Nfld. & Labrador

Cartwright gas station to stop selling gas as profits fade due to recent drop

Dwight Lethbridge says selling gas isn't profitable after the nearly 20 cent drop in the price of gas since Thursday.

Gas prices have dropped almost 20 cents in N.L.

Dwight Lethbridge has decided to stop selling gas at his gas station. He said the station would be unable to make a profit on the current price of gas. (Jacob Barker/CBC)

A gas station in coastal Labrador has made the decision to stop selling gas after a nearly 20-cent drop in the price. 

"It simply comes down to a matter of being viable as a business," said Dwight Lethbridge, mayor of Cartwright and owner of Gateway Convenience. 

"I don't think anyone wants to be in business to lose money, and gas is a volatile product. It's something that's very, very low margin, especially in coastal Labrador."

The price of gas has dropped almost 20 cents in the last two days in Newfoundland and Labrador.

The move comes after a "significant downward shift" in global oil prices according to the Public Utilities Board. Lethbridge assumes the global spread of COVID-19 also has something to do with the drop in price.

"You take the benefit when it comes, you take the loss when it comes," Lethbridge said. 

"But as of late with COVID-19 and the markets crashing over the last six to eight weeks — it's been unseasonable drops that are unprecedented."

Lethbridge said the decision to stop selling gas was made to protect the gas bar's profit margins. As a result of ordering gas earlier this week, Lethbridge estimates he lost $8,500 overnight because of the price drop.

"To see a … 19.8-cent drop over the last two days on that stock that we purchased when the price was higher, I mean, you just can't swallow that pill," Lethbridge said. "It would take us years to recover from a loss like what we were facing yesterday."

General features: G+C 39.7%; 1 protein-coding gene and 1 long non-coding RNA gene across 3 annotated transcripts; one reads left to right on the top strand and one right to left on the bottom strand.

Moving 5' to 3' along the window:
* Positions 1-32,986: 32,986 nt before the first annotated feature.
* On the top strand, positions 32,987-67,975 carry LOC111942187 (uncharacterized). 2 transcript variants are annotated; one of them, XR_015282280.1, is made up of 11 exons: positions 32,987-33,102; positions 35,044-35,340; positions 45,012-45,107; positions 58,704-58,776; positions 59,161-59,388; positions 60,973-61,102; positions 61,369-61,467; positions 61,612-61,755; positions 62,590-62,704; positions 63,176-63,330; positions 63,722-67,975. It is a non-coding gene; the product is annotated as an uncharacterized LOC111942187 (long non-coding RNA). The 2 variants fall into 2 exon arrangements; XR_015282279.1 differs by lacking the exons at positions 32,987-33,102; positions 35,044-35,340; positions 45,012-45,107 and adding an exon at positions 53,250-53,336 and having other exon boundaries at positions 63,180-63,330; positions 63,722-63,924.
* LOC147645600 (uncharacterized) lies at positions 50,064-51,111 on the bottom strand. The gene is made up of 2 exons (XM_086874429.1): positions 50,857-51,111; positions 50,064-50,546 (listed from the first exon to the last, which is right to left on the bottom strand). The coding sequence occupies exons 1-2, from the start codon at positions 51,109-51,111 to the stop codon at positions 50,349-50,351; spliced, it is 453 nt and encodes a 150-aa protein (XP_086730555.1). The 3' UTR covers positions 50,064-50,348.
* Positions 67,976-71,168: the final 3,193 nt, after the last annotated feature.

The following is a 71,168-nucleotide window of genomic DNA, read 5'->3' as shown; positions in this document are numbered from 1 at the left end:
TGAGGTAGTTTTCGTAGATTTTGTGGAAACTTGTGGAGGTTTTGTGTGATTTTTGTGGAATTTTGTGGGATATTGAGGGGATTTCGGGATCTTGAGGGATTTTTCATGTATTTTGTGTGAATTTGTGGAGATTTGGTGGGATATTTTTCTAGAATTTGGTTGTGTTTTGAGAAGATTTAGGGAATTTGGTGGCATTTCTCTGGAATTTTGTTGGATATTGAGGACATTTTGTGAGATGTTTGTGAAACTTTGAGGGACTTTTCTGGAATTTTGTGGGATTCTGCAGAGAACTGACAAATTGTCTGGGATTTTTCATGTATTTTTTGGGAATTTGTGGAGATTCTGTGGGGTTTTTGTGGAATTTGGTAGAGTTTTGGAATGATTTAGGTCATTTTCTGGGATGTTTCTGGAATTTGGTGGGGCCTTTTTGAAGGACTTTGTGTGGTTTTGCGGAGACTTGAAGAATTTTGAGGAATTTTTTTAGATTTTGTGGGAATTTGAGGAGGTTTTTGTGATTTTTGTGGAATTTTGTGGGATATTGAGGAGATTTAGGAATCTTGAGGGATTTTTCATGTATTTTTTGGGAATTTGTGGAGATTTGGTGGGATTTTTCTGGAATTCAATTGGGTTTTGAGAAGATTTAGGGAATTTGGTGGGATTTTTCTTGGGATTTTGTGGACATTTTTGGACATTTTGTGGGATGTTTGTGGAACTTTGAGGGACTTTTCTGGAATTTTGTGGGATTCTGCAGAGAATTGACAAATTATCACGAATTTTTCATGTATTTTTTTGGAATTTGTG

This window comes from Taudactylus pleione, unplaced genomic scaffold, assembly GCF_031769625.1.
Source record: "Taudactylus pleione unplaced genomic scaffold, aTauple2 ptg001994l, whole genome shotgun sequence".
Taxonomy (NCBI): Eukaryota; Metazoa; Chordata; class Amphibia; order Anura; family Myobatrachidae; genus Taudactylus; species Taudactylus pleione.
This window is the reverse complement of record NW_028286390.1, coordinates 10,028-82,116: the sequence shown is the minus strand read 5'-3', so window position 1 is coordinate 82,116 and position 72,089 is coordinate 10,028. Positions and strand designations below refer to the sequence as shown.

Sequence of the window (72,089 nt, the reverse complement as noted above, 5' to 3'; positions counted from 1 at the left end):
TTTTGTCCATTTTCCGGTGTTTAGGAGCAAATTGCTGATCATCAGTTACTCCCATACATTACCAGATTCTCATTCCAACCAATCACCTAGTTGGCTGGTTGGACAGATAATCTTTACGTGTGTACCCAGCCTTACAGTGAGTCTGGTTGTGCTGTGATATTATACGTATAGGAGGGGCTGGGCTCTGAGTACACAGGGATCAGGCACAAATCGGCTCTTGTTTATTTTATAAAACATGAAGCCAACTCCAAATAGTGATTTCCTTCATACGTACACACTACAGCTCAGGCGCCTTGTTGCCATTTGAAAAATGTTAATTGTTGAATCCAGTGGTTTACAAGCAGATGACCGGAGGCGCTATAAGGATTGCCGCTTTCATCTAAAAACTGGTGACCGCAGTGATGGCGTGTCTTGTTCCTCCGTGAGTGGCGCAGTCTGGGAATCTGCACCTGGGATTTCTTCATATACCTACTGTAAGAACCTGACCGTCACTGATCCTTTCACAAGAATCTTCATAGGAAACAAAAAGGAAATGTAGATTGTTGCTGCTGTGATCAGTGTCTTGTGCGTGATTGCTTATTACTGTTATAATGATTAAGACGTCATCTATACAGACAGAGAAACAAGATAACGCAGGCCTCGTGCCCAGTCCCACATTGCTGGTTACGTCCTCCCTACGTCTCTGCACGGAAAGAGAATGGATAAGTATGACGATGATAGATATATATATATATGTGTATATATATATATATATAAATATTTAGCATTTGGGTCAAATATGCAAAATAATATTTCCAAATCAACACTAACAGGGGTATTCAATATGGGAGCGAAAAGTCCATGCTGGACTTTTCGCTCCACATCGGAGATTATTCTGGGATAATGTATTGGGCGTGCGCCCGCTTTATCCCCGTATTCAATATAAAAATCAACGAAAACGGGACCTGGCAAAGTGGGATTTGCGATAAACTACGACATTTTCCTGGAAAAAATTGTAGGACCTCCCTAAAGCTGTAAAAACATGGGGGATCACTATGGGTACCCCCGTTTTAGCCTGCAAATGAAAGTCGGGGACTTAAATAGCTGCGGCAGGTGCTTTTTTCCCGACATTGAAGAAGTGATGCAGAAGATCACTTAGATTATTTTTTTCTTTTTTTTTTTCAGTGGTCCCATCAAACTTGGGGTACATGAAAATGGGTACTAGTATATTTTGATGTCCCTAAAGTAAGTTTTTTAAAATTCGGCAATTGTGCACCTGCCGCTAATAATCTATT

Residents line up in front of Gateway Convenience in Cartwright to get one last fill before the store stops selling gas. (Submitted by Marg Hopkins)

Lethbridge said making a change to the way gas is delivered to the station is easier said than done, as the station is four hours away from the supplier. He is also unable to order a smaller load to save money, as it would most likely be an unviable trip for suppliers.

According to Lethbridge, the gross margin on an order of gas is about 10 cents per litre. The station then loses about half its margin due to the costs involved with processing debit and credit cards. Once all is said and done, Lethbridge said he's left with about three to four cents a litre to use for the store.

"It's going to come to a point where private operators are not going to want to sell gas," Lethbridge said. "It's just too volatile."

Black Tickle hasn't had supply now for two years, and I think you can buy gas in Rigolet three mornings a week from the [Nunatsiavut] government.- Dwight Lethbridge

Lethbridge said the PUB needs to change.

"I think they're going to have the look at the model that they're using for us small volume retailers," Lethbridge said.

"Because of the restrictions of the PUB, as far as I'm concerned, that's why Black Tickle and Rigolet don't have viable gas supply at the retail level."

"Black Tickle hasn't had supply now for two years, and I think you can buy gas in Rigolet three mornings a week from the [Nunatsiavut] government. When it's not viable, I don't see how they consider themselves to be protecting the consumer when they consumer doesn't have reasonable access to commodity"

Read more from CBC Newfoundland and Labrador

With files from Peter Cowan

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